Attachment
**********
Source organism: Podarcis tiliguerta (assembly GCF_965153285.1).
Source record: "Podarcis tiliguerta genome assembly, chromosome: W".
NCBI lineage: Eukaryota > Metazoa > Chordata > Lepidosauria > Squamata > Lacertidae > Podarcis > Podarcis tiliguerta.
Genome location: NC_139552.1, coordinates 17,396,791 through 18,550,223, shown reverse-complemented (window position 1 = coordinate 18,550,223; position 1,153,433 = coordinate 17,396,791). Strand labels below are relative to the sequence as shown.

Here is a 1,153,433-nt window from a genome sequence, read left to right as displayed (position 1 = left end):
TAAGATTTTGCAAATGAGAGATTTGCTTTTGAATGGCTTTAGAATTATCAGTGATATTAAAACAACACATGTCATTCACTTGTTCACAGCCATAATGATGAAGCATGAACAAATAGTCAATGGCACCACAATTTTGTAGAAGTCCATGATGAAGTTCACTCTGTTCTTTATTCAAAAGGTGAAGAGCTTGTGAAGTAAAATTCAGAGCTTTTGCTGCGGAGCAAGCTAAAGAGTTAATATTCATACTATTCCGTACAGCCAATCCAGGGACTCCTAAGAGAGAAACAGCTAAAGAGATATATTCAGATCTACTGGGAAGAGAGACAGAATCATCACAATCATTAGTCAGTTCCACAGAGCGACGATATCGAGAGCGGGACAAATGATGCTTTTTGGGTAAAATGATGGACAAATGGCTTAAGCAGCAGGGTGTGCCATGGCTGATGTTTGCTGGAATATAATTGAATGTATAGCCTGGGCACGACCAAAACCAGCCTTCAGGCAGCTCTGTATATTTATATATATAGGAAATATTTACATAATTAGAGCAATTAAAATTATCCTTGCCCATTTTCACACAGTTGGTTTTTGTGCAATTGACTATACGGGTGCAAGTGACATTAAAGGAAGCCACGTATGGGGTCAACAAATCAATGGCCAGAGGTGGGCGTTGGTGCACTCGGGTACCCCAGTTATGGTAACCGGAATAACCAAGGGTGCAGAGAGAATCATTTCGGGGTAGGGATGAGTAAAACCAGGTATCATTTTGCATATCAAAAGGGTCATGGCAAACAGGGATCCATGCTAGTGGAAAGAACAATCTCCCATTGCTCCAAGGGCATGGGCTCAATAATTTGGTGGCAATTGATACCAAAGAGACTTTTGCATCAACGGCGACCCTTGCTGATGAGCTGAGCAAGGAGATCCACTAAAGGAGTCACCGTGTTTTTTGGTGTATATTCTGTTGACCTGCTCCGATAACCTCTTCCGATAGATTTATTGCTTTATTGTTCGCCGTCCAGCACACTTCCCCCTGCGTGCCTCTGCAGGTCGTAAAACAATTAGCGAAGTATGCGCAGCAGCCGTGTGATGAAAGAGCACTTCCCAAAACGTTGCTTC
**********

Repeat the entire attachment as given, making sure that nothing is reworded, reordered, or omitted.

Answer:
Source organism: Podarcis tiliguerta (assembly GCF_965153285.1).
Source record: "Podarcis tiliguerta genome assembly, chromosome: W".
NCBI lineage: Eukaryota > Metazoa > Chordata > Lepidosauria > Squamata > Lacertidae > Podarcis > Podarcis tiliguerta.
Genome location: NC_139552.1, coordinates 17,396,791 through 18,550,223, shown reverse-complemented (window position 1 = coordinate 18,550,223; position 1,153,433 = coordinate 17,396,791). Strand labels below are relative to the sequence as shown.

Here is a 1,153,433-nt window from a genome sequence, read left to right as displayed (position 1 = left end):
TAAGATTTTGCAAATGAGAGATTTGCTTTTGAATGGCTTTAGAATTATCAGTGATATTAAAACAACACATGTCATTCACTTGTTCACAGCCATAATGATGAAGCATGAACAAATAGTCAATGGCACCACAATTTTGTAGAAGTCCATGATGAAGTTCACTCTGTTCTTTATTCAAAAGGTGAAGAGCTTGTGAAGTAAAATTCAGAGCTTTTGCTGCGGAGCAAGCTAAAGAGTTAATATTCATACTATTCCGTACAGCCAATCCAGGGACTCCTAAGAGAGAAACAGCTAAAGAGATATATTCAGATCTACTGGGAAGAGAGACAGAATCATCACAATCATTAGTCAGTTCCACAGAGCGACGATATCGAGAGCGGGACAAATGATGCTTTTTGGGTAAAATGATGGACAAATGGCTTAAGCAGCAGGGTGTGCCATGGCTGATGTTTGCTGGAATATAATTGAATGTATAGCCTGGGCACGACCAAAACCAGCCTTCAGGCAGCTCTGTATATTTATATATATAGGAAATATTTACATAATTAGAGCAATTAAAATTATCCTTGCCCATTTTCACACAGTTGGTTTTTGTGCAATTGACTATACGGGTGCAAGTGACATTAAAGGAAGCCACGTATGGGGTCAACAAATCAATGGCCAGAGGTGGGCGTTGGTGCACTCGGGTACCCCAGTTATGGTAACCGGAATAACCAAGGGTGCAGAGAGAATCATTTCGGGGTAGGGATGAGTAAAACCAGGTATCATTTTGCATATCAAAAGGGTCATGGCAAACAGGGATCCATGCTAGTGGAAAGAACAATCTCCCATTGCTCCAAGGGCATGGGCTCAATAATTTGGTGGCAATTGATACCAAAGAGACTTTTGCATCAACGGCGACCCTTGCTGATGAGCTGAGCAAGGAGATCCACTAAAGGAGTCACCGTGTTTTTTGGTGTATATTCTGTTGACCTGCTCCGATAACCTCTTCCGATAGATTTATTGCTTTATTGTTCGCCGTCCAGCACACTTCCCCCTGCGTGCCTCTGCAGGTCGTAAAACAATTAGCGAAGTATGCGCAGCAGCCGTGTGATGAAAGAGCACTTCCCAAAACGTTGCTTC